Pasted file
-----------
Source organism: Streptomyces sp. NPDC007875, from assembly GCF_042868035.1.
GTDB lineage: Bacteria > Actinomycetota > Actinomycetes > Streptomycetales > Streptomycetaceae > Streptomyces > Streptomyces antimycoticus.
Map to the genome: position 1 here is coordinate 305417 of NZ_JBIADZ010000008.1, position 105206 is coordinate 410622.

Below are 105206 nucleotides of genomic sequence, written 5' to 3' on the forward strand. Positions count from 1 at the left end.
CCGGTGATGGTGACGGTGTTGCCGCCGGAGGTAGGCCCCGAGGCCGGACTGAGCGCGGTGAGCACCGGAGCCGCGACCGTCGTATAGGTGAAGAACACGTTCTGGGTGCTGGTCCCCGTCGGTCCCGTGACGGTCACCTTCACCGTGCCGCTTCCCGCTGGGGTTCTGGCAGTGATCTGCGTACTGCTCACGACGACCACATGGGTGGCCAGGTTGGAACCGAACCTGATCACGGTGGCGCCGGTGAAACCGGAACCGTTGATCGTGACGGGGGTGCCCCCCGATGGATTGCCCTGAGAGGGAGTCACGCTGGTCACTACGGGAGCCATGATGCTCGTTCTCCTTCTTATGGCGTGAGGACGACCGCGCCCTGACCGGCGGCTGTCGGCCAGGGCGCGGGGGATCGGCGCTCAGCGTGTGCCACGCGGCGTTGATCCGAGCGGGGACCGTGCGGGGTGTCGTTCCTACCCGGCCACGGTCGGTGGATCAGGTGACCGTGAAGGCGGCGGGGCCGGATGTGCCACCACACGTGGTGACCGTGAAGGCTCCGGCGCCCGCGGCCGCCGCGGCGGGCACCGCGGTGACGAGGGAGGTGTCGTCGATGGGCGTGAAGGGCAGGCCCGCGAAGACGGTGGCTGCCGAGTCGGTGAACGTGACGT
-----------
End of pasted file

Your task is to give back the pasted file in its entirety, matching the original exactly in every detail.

Source organism: Streptomyces sp. NPDC007875, from assembly GCF_042868035.1.
GTDB lineage: Bacteria > Actinomycetota > Actinomycetes > Streptomycetales > Streptomycetaceae > Streptomyces > Streptomyces antimycoticus.
Map to the genome: position 1 here is coordinate 305417 of NZ_JBIADZ010000008.1, position 105206 is coordinate 410622.

Below are 105206 nucleotides of genomic sequence, written 5' to 3' on the forward strand. Positions count from 1 at the left end.
CCGGTGATGGTGACGGTGTTGCCGCCGGAGGTAGGCCCCGAGGCCGGACTGAGCGCGGTGAGCACCGGAGCCGCGACCGTCGTATAGGTGAAGAACACGTTCTGGGTGCTGGTCCCCGTCGGTCCCGTGACGGTCACCTTCACCGTGCCGCTTCCCGCTGGGGTTCTGGCAGTGATCTGCGTACTGCTCACGACGACCACATGGGTGGCCAGGTTGGAACCGAACCTGATCACGGTGGCGCCGGTGAAACCGGAACCGTTGATCGTGACGGGGGTGCCCCCCGATGGATTGCCCTGAGAGGGAGTCACGCTGGTCACTACGGGAGCCATGATGCTCGTTCTCCTTCTTATGGCGTGAGGACGACCGCGCCCTGACCGGCGGCTGTCGGCCAGGGCGCGGGGGATCGGCGCTCAGCGTGTGCCACGCGGCGTTGATCCGAGCGGGGACCGTGCGGGGTGTCGTTCCTACCCGGCCACGGTCGGTGGATCAGGTGACCGTGAAGGCGGCGGGGCCGGATGTGCCACCACACGTGGTGACCGTGAAGGCTCCGGCGCCCGCGGCCGCCGCGGCGGGCACCGCGGTGACGAGGGAGGTGTCGTCGATGGGCGTGAAGGGCAGGCCCGCGAAGACGGTGGCTGCCGAGTCGGTGAACGTGACGT